Frontlist | February’s best new books: memoirs, essays and fictionFrontlist | February’s best new books: memoirs, essays and fiction
on Feb 03, 2021 February is one of those packed-to-the-brim months of incredible book releases. Life Lessons On Friendship featuring wise essays by Yomi Adegoke and Elizabeth Uviebinené, Gina Martin, Flo Perry and Candice Brathwaite, many of 2021’s most anticipated fiction and non-fiction titles will be hitting the shelves. Some we’ve already covered in our ones to watch in 2021 (see Open Water by Caleb Azumah Nelson, No One Is Talking About This by Patricia Lockwood, Insatiable by Daisy Buchanan and Brown Baby by Nikesh Shukla) but we couldn’t fit them all in! So here’s our carefully curated list of February’s new books to bring wit, wisdom, joy and comfort to your reading pile. From a feminist Western that’s becoming one of the most talked-about books of the year already (Anna North’s Outlawed) to Nikita Gill’s incredibly emotional and wise new poetry that tackles the past 12 months via brilliant reads from Salena Godden, Zoe Folbigg, Sarah J Maas, Ali Benjamin, Sarah Pearse and Helen Fisher alongside compelling essays and short story collections that feature Roxane Gay, Morgan Parker and Carmen Maria Machado, it’s a seriously packed month. Meanwhile, Bernardine Evaristo presents a new collection of republished writing by Black authors and Joan Didion releases 12 essays published together for the first time. Happy February reading! The Smash Up by Ali Benjamin A modern rewrite of Edith Wharton’s Ethan Frome, The Smash-Up is an ode to female rage, social media, feminism, #MeToo, family and confusion. Ethan and Zo have a comfortable, creative life but when they move to a tranquil ideal, their lives begin to unravel and Ethan looks for an escape in the worst possible place. Funny, compelling and utterly relatable, this is the novel for you (out 23 February). Mrs Death Misses Death by Salena Godden
Performance poet Salena Godden turns her formidable powers to a debut novel that captures the raw and violent injustices of our world as a weary Mrs Death (“a Black, working-class woman who shape-shifts and does her work unseen”) narrates her experiences to Wolf Willeford, a writer who’s experienced his own fair share of death. Lyrical, powerful and definitely one you need to read (out now0.
Four Hundred Souls by Ibram X Kendi and Keisha N Blain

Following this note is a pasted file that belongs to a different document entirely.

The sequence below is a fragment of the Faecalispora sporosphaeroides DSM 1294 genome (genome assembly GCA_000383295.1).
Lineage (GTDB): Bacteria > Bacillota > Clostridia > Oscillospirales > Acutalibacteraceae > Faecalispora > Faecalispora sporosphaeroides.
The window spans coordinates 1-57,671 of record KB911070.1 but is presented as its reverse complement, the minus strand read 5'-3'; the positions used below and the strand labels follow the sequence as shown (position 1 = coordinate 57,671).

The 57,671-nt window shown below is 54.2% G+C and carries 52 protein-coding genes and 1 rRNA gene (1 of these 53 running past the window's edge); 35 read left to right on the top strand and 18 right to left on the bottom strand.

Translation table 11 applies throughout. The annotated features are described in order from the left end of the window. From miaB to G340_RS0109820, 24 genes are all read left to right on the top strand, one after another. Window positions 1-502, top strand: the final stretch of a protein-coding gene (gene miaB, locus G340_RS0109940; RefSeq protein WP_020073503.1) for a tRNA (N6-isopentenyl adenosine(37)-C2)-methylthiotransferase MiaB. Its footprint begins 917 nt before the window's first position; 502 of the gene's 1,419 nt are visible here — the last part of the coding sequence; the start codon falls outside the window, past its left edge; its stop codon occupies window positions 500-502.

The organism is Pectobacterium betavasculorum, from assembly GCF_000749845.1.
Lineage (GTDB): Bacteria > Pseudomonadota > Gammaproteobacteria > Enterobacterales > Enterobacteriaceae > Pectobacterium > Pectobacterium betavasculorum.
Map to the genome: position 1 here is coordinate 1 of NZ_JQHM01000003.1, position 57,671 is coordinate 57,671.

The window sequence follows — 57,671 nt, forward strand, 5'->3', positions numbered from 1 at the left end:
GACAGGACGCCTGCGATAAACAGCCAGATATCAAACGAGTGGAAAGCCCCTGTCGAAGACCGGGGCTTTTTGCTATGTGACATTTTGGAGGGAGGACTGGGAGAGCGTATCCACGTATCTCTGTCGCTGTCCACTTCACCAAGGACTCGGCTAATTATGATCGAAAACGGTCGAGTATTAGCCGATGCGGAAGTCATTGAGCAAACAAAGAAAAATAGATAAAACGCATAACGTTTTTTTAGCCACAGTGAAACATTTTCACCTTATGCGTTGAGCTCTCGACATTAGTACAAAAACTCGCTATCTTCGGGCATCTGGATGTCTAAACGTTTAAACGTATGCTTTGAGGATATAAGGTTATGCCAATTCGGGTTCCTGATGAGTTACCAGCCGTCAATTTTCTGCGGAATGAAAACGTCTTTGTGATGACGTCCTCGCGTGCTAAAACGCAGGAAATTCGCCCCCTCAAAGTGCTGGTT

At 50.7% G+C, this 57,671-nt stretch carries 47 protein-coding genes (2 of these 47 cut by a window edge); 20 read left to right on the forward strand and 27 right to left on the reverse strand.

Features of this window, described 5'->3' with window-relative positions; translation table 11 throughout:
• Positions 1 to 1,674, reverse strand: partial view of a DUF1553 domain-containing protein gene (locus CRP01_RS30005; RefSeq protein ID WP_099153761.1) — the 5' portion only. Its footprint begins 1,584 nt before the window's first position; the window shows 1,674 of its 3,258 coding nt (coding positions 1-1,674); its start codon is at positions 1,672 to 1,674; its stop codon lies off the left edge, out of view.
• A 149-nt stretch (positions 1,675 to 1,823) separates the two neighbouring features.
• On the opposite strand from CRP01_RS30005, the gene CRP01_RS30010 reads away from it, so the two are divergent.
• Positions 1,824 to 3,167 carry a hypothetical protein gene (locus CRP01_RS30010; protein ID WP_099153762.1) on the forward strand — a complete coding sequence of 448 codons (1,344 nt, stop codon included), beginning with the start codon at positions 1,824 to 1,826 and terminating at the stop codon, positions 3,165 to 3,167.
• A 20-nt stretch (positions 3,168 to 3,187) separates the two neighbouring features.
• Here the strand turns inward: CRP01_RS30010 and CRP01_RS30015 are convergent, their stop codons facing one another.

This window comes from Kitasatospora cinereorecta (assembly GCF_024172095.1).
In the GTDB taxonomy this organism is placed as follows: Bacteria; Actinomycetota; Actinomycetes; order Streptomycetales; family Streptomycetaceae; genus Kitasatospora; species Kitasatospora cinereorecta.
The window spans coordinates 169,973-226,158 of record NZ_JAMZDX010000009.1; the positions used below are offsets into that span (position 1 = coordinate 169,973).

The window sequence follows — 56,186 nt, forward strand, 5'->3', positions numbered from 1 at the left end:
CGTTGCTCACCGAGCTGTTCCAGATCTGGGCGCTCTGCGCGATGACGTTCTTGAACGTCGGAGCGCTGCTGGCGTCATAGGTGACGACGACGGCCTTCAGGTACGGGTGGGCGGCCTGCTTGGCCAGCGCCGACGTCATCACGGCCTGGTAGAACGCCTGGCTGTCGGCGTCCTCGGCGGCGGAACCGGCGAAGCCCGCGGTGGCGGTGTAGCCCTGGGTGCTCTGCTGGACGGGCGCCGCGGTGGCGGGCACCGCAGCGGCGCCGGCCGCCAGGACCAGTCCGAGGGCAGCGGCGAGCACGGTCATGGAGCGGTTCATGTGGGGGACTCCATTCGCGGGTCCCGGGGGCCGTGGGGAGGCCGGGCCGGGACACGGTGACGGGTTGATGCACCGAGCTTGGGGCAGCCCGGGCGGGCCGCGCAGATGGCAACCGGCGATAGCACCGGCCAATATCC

A polyphonic work that unites writers, historians, lawyers, poets and activists, this is the story of African America from the arrival of 20 Ndongo people arriving on the shores of the first British colony in America in 1619 to the present day told through essays, short stories and poetry. From Morgan Parker’s poem Before Revolution to writer Bernice L McFadden’s soaring exploration of Zora Neale Hurston’s genre-defining writing, it’s something quite incredible (out 4 February). The Sanatorium by Sarah Pearse In need of total immersion right now? The Sanatorium by Sarah Pearse (out 18 February) is here to transfix and terrify in equal amounts. Set in a Shining-esque hotel high up in the Swiss Alps that also happens to be an abandoned sanatorium (this can’t end well), this is an addictive, creepy and twisting read. The perfect gothic story for a cold February night. Thin Places by Kerri ní Dochartaigh Derry writer ní Dochartaigh’s memoir explores her childhood growing up during Northern Ireland’s Troubles, the terrifying violence and prejudice she experienced first-hand and the impact it’s had on her as an adult. It’s also a story about the redemptive and elemental power of nature and of a landscape that endures (out now). Kink edited by RO Kwon and Garth Greenwell This anthology of literary short fiction explores everything from love and desire to BDSM and sexual kinks from incredible writers including Roxane Gay, Carmen Maria Machado and Brandon Taylor to name a few. Edited by the brilliant RO Kwon (The Incendiaries) and Garth Greenwell (What Belongs to You and Cleanness), it’s a reflective and must-read collection (out 9 February). Space Hopper by Helen Fisher Conjuring up Rowan Coleman’s The Summer Of Impossible Things and The Time Traveler’s Wife by Audrey Niffenegger, Space Hopper is the story of Faye who has a happy and loved life but lost her mother as a young girl. Then she stumbles across a way to travel back through to time to 1977, where she meets both her mother and her younger self. It sounds bonkers but it’s beautiful and explores grief, acceptance and love – providing much-needed solace right now (out 4 February). Coming Out Stories edited by Emma Goswell and Sam Walker Compiled by podcast hosts Emma Goswell and Sam Walker, this collection of stories tackles coming out across all ages, eras and cultures across the LGBTQ+ spectrum. Moving, relatable, sad, courageous and funny, each of the stories are interspersed with advice from well-known names including Joe Lycett and Davina DiCampo to help anyone find their authentic self (out now). The Night We Met by Zoe Folbigg No one does an elevated romance-that’s-rooted-in-reality like Folbigg (despite many imitators). The fourth book from the author of The Note and The Distance twists the timeline of boy-meets-girl to tell the story of Daniel and Olivia who are married with two daughters but met a lifetime ago travelling the world. Spanning Australia, Italy and Britain, it’s a timely reminder that love lasts no matter what can fall in its path.Source: Stylist
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